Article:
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A life of striving and compassion: Tiah Beautement chats to Athol Williams about his memoir Pushing Boulders

Published in the Sunday Times

Pushing BouldersPushing Boulders
Athol Williams (Staging Post)
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“Life is about the dream that lay on the other side of the boulders,” says Athol Williams, in his inspirational memoir Pushing Boulders. On its surface, it is a heartwarming tale of a Cape Flats boy making good. But it asks hard questions about the impact of privilege in education, the workplace and everyday life.

“I felt that we need records of the lives of ordinary South Africans who lived through apartheid,” Williams says of his motives in writing the book.

“While the stories of the Mandelas, Tambos, Sisulus, etc have been told, we are largely blind to what life was like for ordinary people struggling through the burdens of apartheid and who still suffer under the enduring effects of it.”

His path required great courage, tenacity and luck.

“Many of us forgo our dreams and thus live lives of mediocrity at best,” he says.

“I think this is because we have romantic ideas of fulfilling dreams rather than the appreciation that fulfilling dreams can require effort, struggle [and] sacrifice.

“To be alive is to walk a path to take a journey; it matters less where the path leads than that we have the courage to walk.”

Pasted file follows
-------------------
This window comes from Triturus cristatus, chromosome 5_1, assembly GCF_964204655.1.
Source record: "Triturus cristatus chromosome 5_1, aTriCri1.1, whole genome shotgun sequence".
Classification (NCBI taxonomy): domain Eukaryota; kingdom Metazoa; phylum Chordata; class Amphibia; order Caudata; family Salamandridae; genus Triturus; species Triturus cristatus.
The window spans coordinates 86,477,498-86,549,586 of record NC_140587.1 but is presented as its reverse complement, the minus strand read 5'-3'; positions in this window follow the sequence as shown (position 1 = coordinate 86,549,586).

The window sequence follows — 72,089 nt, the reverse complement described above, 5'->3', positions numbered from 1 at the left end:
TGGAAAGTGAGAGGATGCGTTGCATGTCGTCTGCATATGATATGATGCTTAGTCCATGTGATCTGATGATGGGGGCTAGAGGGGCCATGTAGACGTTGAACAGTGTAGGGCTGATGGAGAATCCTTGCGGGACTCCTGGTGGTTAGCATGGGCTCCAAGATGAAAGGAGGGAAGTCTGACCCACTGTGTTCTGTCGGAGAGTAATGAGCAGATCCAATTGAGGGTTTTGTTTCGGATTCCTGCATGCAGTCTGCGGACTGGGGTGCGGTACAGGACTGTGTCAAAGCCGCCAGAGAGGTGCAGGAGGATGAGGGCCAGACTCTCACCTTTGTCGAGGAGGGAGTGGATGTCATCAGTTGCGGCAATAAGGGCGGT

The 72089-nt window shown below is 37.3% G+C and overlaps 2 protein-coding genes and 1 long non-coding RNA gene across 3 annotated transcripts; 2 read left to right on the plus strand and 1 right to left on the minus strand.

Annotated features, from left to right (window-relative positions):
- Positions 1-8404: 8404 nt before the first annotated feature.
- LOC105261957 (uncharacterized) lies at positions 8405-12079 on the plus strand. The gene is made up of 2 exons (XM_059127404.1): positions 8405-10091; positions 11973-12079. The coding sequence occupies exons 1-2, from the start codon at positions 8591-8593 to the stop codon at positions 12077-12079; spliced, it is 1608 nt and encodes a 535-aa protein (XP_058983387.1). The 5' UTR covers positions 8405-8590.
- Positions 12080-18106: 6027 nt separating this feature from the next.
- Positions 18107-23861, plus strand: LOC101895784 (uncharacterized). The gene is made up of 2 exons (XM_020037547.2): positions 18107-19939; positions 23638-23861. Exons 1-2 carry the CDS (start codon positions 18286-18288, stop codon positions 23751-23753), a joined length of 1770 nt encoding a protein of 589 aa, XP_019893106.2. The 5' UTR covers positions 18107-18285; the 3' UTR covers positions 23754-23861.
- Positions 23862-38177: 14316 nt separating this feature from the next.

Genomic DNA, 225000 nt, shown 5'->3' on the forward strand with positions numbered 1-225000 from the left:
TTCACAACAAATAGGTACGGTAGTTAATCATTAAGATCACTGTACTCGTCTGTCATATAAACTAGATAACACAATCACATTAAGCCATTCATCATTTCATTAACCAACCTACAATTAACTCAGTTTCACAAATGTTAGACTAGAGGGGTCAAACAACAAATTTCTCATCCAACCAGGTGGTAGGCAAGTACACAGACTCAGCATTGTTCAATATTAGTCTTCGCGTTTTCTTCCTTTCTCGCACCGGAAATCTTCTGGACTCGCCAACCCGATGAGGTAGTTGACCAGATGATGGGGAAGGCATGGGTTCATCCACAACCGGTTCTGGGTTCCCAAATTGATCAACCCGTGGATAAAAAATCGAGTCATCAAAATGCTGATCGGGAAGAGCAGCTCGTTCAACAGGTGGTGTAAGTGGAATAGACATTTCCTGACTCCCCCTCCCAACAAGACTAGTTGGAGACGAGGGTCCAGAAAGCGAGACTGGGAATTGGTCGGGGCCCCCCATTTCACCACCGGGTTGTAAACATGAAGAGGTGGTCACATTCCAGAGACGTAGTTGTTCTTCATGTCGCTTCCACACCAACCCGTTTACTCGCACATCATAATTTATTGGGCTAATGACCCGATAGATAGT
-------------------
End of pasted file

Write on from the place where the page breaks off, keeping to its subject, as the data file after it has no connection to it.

Despite his tremendous efforts, Williams almost didn’t make it. His tale demonstrates why commitment to hard work and study is not enough when born into inequality. His achievements required others to boost him over the boulders of poverty, classism and racism.

He says: “A lot [of talented minds are] lost when we systematically oppress a group of people – we rob the oppressed group of realising their full potential which in turn robs society of this group’s contribution. At a spiritual level I think we also rob everyone of realising our unity as humanity.”

Much of Williams’s life has been focused on his own dreams. After the death of his father, however, he rethought his definition of success. He searched for ways to help those still living in the disadvantaged areas of South Africa.

He describes this time as, “A devastating experience, one that made me question so much for the first time – where should I live, what should I do … it was the start of me really looking away from myself and considering my place in the lives of others.”

Williams, an award-winning poet, is familiar with putting himself out there through his words. “I do reveal a tremendous amount in the memoir and have tried to reveal as much of who I am, my fears and desires, but the nature of poetry is such that reveals your soul, which I think memoir can hint at but not fully reveal.”

The book isn’t perfect; among other things, the prose could have been tightened. Despite this, Pushing Boulders should be widely read.

“I always hope that my writing serves as a catalyst for constructive conversations,” Williams says, and this book achieves precisely that.

Follow Tiah Beautement on Twitter @ms_tiahmarie

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